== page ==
The estate of Tom Petty will screen Tom Petty, Somewhere You Feel Free: The Making of ‘Wildflowers’ in theaters on Oct. 20, which would have been Petty’s 71st birthday. The film debuted last March as an Official SXSW 2021 Selection and won Best Documentary Film at the Boulder Film Festival earlier this year.
The documentary focuses on the years 1993-95, when Petty wrote the majority of his critically acclaimed 1994 solo album, Wildflowers, and uses footage shot on 16mm film. Somewhere You Feel Free includes new interviews with the album’s coproducer, Rick Rubin, and Heartbreakers Mike Campbell and Benmont Tench.
“Back in 1994, I was a young associate producer at VH1 when I got to work on a documentary about Tom Petty at the time that he was releasing Wildflowers,” director Mary Wharton wrote in a statement. “The interview shoot was in Los Angeles, and that was the first time I’d ever been to California. It rained so hard the entire time that I never got to see the California sun. But I got to meet Tom Petty and work with an early mentor, Tom Kaniewski, who taught me how music docs are made. The last words spoken in Somewhere You Feel Free come from that 1994 interview, and if you listen closely, you can hear the rain in the background. ‘Everybody’s been knocked around a little bit,’ Petty reminds us in the clip, ‘but you’ve got to keep some faith in yourself, and you’ll probably be all right.'”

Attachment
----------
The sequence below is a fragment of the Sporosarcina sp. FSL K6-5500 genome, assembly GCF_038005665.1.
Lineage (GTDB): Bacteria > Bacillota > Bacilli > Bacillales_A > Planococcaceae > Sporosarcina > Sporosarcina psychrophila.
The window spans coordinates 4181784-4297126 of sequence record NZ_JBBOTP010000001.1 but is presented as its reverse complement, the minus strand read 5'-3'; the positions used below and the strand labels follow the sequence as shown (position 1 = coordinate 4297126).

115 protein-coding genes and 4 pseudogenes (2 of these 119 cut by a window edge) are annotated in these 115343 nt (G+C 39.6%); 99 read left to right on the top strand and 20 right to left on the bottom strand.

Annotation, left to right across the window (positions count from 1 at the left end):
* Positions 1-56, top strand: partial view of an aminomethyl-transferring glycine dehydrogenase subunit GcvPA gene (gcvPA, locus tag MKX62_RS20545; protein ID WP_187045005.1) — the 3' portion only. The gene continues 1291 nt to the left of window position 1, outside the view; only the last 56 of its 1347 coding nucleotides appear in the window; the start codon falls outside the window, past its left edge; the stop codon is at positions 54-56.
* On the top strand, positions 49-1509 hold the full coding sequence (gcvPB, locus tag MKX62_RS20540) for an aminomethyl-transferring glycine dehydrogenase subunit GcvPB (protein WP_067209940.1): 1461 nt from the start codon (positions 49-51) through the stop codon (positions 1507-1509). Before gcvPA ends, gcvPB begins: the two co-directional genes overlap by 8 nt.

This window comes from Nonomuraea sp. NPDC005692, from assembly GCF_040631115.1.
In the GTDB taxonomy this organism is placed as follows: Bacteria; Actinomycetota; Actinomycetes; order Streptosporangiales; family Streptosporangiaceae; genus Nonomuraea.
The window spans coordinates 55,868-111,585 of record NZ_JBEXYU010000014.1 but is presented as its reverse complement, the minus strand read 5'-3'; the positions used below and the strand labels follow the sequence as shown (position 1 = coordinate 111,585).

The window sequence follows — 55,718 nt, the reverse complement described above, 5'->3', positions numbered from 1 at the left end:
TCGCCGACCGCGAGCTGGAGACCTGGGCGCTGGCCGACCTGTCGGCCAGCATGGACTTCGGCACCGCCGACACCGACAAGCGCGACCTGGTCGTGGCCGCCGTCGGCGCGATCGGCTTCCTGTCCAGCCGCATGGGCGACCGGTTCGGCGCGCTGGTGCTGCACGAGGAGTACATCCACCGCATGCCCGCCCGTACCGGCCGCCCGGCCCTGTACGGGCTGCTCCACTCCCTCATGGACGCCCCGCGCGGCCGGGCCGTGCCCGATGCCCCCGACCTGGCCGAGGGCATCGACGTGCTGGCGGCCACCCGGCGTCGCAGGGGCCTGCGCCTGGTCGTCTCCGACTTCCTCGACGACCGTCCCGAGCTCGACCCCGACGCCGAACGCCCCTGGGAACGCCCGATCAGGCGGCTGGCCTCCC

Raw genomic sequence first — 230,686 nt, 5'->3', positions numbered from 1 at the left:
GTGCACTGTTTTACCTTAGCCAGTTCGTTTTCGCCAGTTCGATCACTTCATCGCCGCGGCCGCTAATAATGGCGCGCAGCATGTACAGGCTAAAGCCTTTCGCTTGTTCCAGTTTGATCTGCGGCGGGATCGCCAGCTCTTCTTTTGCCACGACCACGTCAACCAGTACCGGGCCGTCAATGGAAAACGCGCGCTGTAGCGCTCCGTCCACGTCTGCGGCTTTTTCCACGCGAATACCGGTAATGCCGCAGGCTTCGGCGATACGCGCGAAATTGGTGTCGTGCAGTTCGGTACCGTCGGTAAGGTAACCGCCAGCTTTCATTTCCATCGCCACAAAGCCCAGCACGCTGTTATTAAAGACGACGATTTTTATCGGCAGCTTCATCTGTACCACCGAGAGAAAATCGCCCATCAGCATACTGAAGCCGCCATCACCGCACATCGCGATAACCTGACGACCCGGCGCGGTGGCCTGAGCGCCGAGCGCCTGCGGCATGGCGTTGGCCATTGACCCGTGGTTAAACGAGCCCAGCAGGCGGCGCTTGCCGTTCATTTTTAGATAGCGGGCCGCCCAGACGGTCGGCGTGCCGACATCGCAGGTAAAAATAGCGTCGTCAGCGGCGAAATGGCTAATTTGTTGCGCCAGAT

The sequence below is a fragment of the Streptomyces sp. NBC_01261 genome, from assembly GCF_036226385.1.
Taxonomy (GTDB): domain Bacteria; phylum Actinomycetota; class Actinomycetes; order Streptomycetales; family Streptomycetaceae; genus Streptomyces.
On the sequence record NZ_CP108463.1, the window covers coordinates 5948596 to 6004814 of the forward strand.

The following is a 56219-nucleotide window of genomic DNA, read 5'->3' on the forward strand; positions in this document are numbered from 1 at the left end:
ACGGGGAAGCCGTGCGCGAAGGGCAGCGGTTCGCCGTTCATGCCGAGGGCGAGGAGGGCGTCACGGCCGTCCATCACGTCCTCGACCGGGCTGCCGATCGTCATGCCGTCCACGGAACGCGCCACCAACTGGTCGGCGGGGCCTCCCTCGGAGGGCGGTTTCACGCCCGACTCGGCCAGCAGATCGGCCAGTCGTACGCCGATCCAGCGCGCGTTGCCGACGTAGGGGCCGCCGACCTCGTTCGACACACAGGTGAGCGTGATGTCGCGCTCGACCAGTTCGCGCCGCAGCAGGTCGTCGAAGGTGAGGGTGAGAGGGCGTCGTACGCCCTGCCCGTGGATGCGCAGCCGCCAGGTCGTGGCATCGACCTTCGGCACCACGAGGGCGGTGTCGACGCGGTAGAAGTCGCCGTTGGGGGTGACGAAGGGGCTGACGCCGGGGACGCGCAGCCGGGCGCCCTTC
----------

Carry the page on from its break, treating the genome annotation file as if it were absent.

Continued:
You can see a clip from Tom Petty, Somewhere You Feel Free: The Making of ‘Wildflowers’ below.
Wharton – whose credits include Jimmy Carter: Rock and Roll President, Sam Cooke: Legend and Elvis Lives! – said “the lesson of Wildflowers is that we all belong somewhere we feel free. I’ll be forever grateful that Tom Petty came into my life to teach me that, right when I needed it most.”
The movie will screen for one night only on Oct. 20, though select theaters will present an encore showing on Oct. 21. Tickets for Tom Petty, Somewhere You Feel Free: The Making of Wildflowers are available now.
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He’s a rock ‘n’ roll rarity: an artist who was consistent until the very end.